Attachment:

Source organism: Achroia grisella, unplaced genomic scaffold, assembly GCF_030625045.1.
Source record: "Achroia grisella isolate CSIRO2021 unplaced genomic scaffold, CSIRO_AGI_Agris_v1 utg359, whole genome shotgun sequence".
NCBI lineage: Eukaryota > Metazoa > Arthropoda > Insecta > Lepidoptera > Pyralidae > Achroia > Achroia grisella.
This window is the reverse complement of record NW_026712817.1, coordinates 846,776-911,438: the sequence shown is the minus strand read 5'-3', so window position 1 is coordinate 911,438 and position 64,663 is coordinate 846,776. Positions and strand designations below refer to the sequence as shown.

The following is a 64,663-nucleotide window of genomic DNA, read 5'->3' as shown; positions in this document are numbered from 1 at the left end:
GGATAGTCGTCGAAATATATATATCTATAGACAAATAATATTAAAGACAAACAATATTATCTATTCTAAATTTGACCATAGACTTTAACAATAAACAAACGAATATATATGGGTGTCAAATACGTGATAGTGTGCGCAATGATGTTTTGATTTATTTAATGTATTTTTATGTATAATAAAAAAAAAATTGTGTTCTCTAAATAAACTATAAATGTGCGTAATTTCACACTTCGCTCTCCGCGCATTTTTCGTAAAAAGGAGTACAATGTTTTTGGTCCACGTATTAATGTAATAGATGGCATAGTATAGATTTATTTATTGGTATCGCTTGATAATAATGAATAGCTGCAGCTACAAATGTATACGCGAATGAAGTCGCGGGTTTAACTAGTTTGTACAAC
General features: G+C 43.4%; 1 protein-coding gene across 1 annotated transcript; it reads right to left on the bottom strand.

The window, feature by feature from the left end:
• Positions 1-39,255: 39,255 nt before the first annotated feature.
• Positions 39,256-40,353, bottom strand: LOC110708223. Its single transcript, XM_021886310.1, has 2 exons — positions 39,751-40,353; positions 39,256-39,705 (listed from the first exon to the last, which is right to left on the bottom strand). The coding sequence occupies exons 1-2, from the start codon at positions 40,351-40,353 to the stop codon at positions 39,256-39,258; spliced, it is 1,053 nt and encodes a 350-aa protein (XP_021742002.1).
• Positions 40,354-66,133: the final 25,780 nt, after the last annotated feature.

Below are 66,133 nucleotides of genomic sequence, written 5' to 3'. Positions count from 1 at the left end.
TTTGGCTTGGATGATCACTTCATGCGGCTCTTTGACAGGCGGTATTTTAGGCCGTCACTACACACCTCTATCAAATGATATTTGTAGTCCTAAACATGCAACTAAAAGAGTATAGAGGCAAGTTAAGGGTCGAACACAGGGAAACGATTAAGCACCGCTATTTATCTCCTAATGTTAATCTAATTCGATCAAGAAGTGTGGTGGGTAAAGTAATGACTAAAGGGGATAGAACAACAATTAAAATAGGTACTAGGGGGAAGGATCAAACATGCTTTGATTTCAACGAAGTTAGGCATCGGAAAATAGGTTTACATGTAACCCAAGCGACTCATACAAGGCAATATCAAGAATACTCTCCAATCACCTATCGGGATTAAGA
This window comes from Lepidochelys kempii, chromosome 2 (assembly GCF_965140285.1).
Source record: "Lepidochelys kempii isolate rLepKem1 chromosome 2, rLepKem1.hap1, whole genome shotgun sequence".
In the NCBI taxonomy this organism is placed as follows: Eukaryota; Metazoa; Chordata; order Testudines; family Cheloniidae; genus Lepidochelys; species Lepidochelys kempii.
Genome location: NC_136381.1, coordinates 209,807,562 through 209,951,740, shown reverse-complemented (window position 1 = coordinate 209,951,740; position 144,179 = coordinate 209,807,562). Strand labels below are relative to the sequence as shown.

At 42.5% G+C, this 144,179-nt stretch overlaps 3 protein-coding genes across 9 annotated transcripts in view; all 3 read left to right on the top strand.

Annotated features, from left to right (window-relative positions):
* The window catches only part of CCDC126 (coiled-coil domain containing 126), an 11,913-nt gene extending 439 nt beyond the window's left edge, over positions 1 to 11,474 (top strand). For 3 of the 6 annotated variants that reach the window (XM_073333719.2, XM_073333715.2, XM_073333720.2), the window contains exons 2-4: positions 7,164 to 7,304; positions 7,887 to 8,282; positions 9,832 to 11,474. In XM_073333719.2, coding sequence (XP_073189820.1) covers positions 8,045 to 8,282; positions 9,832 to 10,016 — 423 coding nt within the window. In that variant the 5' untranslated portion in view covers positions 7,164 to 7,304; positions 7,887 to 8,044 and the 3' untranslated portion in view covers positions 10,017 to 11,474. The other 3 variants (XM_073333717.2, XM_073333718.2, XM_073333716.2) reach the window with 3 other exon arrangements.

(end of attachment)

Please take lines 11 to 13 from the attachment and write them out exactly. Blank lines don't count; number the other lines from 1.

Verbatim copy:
• Positions 40,354-66,133: the final 25,780 nt, after the last annotated feature.

Below are 66,133 nucleotides of genomic sequence, written 5' to 3'. Positions count from 1 at the left end.
TTTGGCTTGGATGATCACTTCATGCGGCTCTTTGACAGGCGGTATTTTAGGCCGTCACTACACACCTCTATCAAATGATATTTGTAGTCCTAAACATGCAACTAAAAGAGTATAGAGGCAAGTTAAGGGTCGAACACAGGGAAACGATTAAGCACCGCTATTTATCTCCTAATGTTAATCTAATTCGATCAAGAAGTGTGGTGGGTAAAGTAATGACTAAAGGGGATAGAACAACAATTAAAATAGGTACTAGGGGGAAGGATCAAACATGCTTTGATTTCAACGAAGTTAGGCATCGGAAAATAGGTTTACATGTAACCCAAGCGACTCATACAAGGCAATATCAAGAATACTCTCCAATCACCTATCGGGATTAAGA